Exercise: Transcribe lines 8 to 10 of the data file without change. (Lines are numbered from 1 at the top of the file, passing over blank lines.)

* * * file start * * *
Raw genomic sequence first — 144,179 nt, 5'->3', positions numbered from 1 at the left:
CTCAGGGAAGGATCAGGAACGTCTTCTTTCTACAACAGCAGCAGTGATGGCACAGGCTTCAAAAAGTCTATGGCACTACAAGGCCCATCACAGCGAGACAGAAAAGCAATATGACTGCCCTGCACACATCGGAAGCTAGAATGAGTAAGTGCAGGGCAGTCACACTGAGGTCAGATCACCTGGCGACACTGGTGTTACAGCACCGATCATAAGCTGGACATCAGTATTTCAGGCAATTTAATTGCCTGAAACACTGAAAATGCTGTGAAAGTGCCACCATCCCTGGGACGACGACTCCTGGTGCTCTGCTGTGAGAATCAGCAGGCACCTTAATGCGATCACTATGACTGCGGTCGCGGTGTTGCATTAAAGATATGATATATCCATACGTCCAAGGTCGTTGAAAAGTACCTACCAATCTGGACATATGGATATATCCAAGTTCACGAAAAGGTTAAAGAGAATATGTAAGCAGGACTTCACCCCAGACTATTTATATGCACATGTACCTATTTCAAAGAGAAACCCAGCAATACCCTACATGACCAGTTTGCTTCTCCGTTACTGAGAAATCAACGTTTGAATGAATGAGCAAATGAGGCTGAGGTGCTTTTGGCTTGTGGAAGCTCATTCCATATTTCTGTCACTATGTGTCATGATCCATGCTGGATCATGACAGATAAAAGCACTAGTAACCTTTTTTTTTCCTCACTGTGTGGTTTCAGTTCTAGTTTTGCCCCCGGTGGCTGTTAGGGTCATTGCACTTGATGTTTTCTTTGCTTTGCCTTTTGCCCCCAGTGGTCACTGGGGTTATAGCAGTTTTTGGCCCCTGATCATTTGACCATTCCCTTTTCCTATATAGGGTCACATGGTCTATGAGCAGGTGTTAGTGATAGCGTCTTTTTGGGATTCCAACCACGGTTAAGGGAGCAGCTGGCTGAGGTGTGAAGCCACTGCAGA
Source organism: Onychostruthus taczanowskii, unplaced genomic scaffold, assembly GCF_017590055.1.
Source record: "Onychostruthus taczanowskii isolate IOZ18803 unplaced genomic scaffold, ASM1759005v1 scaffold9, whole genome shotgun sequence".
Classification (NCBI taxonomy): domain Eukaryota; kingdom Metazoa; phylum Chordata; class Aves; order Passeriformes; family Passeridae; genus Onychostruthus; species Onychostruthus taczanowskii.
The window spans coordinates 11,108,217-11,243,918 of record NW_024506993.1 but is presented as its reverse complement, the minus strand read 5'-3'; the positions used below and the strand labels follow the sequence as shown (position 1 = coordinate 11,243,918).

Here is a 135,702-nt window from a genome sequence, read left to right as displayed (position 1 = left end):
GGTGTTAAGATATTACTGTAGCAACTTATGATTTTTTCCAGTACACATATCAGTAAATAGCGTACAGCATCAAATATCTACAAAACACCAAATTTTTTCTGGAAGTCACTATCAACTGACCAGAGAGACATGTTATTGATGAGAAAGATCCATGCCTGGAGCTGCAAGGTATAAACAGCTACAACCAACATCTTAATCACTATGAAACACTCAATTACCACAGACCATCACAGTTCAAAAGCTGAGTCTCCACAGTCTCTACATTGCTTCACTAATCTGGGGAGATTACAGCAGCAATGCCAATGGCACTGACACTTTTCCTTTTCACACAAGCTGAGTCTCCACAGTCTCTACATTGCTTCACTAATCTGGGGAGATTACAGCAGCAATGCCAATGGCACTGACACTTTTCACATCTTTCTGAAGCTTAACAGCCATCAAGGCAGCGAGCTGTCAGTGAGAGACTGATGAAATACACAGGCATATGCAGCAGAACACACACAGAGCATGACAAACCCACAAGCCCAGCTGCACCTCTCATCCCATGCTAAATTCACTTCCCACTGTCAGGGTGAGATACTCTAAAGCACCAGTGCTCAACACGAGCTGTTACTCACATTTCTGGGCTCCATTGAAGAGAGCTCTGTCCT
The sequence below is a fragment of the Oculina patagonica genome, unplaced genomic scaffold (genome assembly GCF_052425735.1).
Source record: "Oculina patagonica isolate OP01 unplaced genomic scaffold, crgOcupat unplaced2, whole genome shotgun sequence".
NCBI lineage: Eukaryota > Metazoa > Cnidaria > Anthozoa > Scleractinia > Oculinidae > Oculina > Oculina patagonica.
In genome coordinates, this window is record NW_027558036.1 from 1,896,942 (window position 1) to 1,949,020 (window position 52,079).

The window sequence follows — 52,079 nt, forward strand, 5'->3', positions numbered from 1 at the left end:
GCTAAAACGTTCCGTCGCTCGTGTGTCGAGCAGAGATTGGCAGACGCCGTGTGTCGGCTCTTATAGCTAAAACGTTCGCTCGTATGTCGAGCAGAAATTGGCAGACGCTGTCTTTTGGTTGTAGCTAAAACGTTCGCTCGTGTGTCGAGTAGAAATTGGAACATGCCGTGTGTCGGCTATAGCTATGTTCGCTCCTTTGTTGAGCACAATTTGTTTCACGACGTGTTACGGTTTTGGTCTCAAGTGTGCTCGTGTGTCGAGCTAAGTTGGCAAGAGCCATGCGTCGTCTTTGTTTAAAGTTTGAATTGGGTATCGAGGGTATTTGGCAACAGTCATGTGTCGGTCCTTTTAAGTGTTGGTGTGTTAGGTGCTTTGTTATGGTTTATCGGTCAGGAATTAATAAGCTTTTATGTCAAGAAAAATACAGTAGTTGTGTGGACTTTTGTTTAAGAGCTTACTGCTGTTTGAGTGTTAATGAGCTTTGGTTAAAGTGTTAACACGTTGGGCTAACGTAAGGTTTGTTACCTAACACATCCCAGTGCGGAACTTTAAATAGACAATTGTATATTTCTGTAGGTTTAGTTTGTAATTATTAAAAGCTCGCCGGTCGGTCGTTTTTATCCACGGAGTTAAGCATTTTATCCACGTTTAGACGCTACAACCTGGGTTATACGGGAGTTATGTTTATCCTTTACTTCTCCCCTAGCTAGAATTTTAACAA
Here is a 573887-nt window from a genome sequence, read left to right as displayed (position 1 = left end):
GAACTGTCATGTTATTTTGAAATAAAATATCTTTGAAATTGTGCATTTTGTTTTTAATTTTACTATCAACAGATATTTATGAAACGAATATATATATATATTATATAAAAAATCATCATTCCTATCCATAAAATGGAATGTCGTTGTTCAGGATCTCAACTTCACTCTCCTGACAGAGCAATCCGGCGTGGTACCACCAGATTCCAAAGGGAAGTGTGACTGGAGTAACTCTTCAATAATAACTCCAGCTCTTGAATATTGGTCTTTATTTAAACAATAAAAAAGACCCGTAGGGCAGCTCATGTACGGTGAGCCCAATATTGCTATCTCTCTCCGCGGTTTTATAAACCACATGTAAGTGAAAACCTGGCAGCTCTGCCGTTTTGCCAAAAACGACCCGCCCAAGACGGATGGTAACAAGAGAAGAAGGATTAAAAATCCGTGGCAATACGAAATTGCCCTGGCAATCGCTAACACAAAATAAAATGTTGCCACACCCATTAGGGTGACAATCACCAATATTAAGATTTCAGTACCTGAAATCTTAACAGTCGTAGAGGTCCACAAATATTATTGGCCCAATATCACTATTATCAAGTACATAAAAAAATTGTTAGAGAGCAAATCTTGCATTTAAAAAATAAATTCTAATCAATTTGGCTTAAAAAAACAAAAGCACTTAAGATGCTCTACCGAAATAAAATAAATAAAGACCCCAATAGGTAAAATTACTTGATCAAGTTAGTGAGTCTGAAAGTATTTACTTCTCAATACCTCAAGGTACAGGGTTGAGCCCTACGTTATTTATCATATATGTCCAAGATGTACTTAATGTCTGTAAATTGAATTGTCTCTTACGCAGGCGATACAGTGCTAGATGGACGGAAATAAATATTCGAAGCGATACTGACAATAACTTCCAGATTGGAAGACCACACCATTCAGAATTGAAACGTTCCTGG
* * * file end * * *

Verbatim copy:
GGTGTTAAGATATTACTGTAGCAACTTATGATTTTTTCCAGTACACATATCAGTAAATAGCGTACAGCATCAAATATCTACAAAACACCAAATTTTTTCTGGAAGTCACTATCAACTGACCAGAGAGACATGTTATTGATGAGAAAGATCCATGCCTGGAGCTGCAAGGTATAAACAGCTACAACCAACATCTTAATCACTATGAAACACTCAATTACCACAGACCATCACAGTTCAAAAGCTGAGTCTCCACAGTCTCTACATTGCTTCACTAATCTGGGGAGATTACAGCAGCAATGCCAATGGCACTGACACTTTTCCTTTTCACACAAGCTGAGTCTCCACAGTCTCTACATTGCTTCACTAATCTGGGGAGATTACAGCAGCAATGCCAATGGCACTGACACTTTTCACATCTTTCTGAAGCTTAACAGCCATCAAGGCAGCGAGCTGTCAGTGAGAGACTGATGAAATACACAGGCATATGCAGCAGAACACACACAGAGCATGACAAACCCACAAGCCCAGCTGCACCTCTCATCCCATGCTAAATTCACTTCCCACTGTCAGGGTGAGATACTCTAAAGCACCAGTGCTCAACACGAGCTGTTACTCACATTTCTGGGCTCCATTGAAGAGAGCTCTGTCCT
The sequence below is a fragment of the Oculina patagonica genome, unplaced genomic scaffold (genome assembly GCF_052425735.1).
Source record: "Oculina patagonica isolate OP01 unplaced genomic scaffold, crgOcupat unplaced2, whole genome shotgun sequence".